A Letter To A Brother In Christ – July 30th, 1867

My dear Friend, Mr. Surin,

I can only write you a few lines; but I know you will be glad to hear that I have thus far been brought through my London labors. I never before came to London so weak, both in body and in soul; but have found the Lord’s strength made perfect in my weakness. You know that I cannot take up with, and rest upon, such evidences and testimonies as many men seem satisfied with. I must have something special, or to me it is nothing. All the vain applause of mortals, and all that is called popularity, I think little of. It leaves an aching void, and often a guilty conscience. The blessing of the Lord makes rich, and all else is poverty, rags, and shame. I am thankful to be helped through, and to feel a little life and liberty in my soul. If the word be blessed to any, the Lord shall have all the praise.

I have been very comfortable here, although I much miss my dear old friend. The quietness of the house suits me well—no street noises as at _______; so that I get better nights. Mrs. C. is quite nicely, and most kind and attentive. Of course we often talk of her beloved husband, and it seems to soothe and relieve her.

The memoir of Tiptaft is selling well. I had 3,000 copies printed, and about 1,600 are already gone. The dead man’s letters speak for themselves, and remind many of his ministry. Beyond advertising it in the G. S., I have left it to sink or swim, as it best deserved, and have no wish either to puff or push it. Not he who commends himself is approved, but whom the Lord commends. And as with men, so with books. God’s smile, not man’s, is the only smile worth having.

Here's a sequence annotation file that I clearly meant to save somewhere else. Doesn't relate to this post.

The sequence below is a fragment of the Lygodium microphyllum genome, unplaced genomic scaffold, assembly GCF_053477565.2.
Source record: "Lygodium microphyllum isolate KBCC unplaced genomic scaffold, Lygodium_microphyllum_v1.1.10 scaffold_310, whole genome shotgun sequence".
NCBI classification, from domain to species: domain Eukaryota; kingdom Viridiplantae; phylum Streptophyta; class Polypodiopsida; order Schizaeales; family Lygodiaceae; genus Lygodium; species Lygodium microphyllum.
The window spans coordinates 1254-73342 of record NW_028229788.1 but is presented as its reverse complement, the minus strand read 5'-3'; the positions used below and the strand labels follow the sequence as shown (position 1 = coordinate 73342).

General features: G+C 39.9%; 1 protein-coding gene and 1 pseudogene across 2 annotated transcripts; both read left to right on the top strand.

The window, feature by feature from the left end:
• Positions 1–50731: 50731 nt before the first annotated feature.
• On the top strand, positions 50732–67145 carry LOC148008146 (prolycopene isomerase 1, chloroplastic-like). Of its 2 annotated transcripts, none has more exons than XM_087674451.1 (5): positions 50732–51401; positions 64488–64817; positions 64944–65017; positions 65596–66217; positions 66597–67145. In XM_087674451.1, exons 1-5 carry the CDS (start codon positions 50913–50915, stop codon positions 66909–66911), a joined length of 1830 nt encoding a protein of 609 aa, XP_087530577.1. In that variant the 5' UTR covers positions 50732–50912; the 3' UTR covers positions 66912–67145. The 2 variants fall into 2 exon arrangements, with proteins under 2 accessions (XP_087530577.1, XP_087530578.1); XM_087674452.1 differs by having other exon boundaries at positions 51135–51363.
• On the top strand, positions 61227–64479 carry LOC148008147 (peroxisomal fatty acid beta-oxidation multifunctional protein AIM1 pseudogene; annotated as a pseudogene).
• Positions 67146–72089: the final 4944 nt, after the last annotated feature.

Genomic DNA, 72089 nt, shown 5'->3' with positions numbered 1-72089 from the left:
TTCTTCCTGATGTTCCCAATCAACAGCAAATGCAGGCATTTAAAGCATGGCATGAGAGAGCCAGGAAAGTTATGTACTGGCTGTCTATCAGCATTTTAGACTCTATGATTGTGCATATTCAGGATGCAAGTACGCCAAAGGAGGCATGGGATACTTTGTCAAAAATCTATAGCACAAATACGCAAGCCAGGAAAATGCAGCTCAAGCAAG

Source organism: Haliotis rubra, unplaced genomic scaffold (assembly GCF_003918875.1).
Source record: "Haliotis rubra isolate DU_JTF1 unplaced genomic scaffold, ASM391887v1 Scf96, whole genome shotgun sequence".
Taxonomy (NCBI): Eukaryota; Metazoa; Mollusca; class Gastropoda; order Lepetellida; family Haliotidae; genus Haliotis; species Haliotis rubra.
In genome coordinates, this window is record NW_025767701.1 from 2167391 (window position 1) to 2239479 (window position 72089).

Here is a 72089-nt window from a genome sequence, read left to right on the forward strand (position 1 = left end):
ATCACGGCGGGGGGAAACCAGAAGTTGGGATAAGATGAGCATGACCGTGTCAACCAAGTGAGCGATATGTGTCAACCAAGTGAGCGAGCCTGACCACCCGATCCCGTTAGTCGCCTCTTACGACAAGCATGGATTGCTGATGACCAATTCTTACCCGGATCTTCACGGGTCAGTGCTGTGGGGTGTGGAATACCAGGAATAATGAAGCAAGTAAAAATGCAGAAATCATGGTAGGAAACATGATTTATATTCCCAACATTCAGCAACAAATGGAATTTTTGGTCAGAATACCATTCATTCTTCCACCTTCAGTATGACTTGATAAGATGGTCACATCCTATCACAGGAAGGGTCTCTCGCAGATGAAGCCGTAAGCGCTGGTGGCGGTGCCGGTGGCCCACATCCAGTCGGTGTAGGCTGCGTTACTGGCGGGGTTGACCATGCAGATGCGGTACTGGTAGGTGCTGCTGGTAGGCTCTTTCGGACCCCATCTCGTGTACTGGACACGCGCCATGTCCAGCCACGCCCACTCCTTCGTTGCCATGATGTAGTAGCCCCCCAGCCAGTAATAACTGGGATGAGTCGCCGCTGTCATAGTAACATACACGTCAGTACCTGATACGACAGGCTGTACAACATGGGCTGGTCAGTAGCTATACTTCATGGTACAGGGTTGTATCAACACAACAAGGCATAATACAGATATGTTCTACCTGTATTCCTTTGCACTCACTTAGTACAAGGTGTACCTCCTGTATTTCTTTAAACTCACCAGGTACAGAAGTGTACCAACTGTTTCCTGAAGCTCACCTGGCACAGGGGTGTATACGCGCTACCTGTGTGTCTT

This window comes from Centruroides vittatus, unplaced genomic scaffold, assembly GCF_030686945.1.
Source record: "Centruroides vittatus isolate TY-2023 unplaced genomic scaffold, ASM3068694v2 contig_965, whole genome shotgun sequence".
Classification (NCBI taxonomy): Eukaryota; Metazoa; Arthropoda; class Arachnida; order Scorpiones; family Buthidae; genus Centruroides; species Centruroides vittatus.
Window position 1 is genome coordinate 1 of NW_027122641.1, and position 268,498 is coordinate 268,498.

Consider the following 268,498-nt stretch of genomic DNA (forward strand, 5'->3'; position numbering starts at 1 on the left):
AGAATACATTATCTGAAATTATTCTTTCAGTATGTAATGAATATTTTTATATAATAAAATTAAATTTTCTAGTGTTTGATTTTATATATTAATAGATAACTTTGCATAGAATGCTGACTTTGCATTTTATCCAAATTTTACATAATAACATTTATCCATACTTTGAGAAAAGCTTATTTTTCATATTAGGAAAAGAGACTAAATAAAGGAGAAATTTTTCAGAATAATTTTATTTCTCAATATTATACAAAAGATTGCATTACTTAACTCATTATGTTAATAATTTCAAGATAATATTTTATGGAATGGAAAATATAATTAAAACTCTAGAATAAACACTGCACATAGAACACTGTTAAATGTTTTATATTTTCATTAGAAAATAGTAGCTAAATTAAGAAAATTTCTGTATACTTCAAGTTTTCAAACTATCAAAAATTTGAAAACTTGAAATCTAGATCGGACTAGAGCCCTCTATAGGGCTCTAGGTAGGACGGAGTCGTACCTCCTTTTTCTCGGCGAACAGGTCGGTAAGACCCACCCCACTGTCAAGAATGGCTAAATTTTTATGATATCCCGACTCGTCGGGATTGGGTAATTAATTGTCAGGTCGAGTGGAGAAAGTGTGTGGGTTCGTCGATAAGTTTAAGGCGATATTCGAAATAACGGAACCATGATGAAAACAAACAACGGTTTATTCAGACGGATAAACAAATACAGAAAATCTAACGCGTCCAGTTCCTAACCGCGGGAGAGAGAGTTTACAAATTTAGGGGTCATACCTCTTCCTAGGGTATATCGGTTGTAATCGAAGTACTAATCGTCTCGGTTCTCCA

I am not at all surprised about the Bedford services. If you were not to go there, it would soon drop to nothing. Mr. H. is a good man and a good preacher, but his ministry lacks that power and authority which are needful to bring together the Lord’s people, far and near. He has been spoken of as a pastor for Zoar; but I believe he would not keep a London congregation together for a permanency.

We are all fast fading away, and must soon lie among the clods of the valley. May our last days be our best days, and our death the death of the righteous.

Yours very affectionately,
J. C. P.

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